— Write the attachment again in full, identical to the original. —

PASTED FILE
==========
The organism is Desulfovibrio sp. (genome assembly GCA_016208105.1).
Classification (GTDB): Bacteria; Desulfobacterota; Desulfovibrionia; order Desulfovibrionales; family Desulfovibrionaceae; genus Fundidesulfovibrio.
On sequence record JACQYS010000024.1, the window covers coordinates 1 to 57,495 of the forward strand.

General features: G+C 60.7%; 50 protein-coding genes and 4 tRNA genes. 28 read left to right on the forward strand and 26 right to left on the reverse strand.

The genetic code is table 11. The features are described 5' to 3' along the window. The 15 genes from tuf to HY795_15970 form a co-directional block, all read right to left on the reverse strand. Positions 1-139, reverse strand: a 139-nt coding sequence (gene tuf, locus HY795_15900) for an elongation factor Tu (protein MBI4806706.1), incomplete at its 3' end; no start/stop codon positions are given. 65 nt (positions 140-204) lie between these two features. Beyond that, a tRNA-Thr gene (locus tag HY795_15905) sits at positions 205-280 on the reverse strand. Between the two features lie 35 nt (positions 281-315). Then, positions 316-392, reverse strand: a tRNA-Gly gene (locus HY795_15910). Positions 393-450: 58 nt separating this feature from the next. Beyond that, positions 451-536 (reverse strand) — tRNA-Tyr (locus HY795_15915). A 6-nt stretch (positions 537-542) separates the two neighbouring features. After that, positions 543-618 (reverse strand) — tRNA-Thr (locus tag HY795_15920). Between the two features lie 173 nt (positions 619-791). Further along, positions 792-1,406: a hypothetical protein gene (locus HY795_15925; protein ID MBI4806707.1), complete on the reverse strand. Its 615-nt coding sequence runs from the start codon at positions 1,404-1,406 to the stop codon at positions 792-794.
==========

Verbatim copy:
The organism is Desulfovibrio sp. (genome assembly GCA_016208105.1).
Classification (GTDB): Bacteria; Desulfobacterota; Desulfovibrionia; order Desulfovibrionales; family Desulfovibrionaceae; genus Fundidesulfovibrio.
On sequence record JACQYS010000024.1, the window covers coordinates 1 to 57,495 of the forward strand.

General features: G+C 60.7%; 50 protein-coding genes and 4 tRNA genes. 28 read left to right on the forward strand and 26 right to left on the reverse strand.

The genetic code is table 11. The features are described 5' to 3' along the window. The 15 genes from tuf to HY795_15970 form a co-directional block, all read right to left on the reverse strand. Positions 1-139, reverse strand: a 139-nt coding sequence (gene tuf, locus HY795_15900) for an elongation factor Tu (protein MBI4806706.1), incomplete at its 3' end; no start/stop codon positions are given. 65 nt (positions 140-204) lie between these two features. Beyond that, a tRNA-Thr gene (locus tag HY795_15905) sits at positions 205-280 on the reverse strand. Between the two features lie 35 nt (positions 281-315). Then, positions 316-392, reverse strand: a tRNA-Gly gene (locus HY795_15910). Positions 393-450: 58 nt separating this feature from the next. Beyond that, positions 451-536 (reverse strand) — tRNA-Tyr (locus HY795_15915). A 6-nt stretch (positions 537-542) separates the two neighbouring features. After that, positions 543-618 (reverse strand) — tRNA-Thr (locus tag HY795_15920). Between the two features lie 173 nt (positions 619-791). Further along, positions 792-1,406: a hypothetical protein gene (locus HY795_15925; protein ID MBI4806707.1), complete on the reverse strand. Its 615-nt coding sequence runs from the start codon at positions 1,404-1,406 to the stop codon at positions 792-794.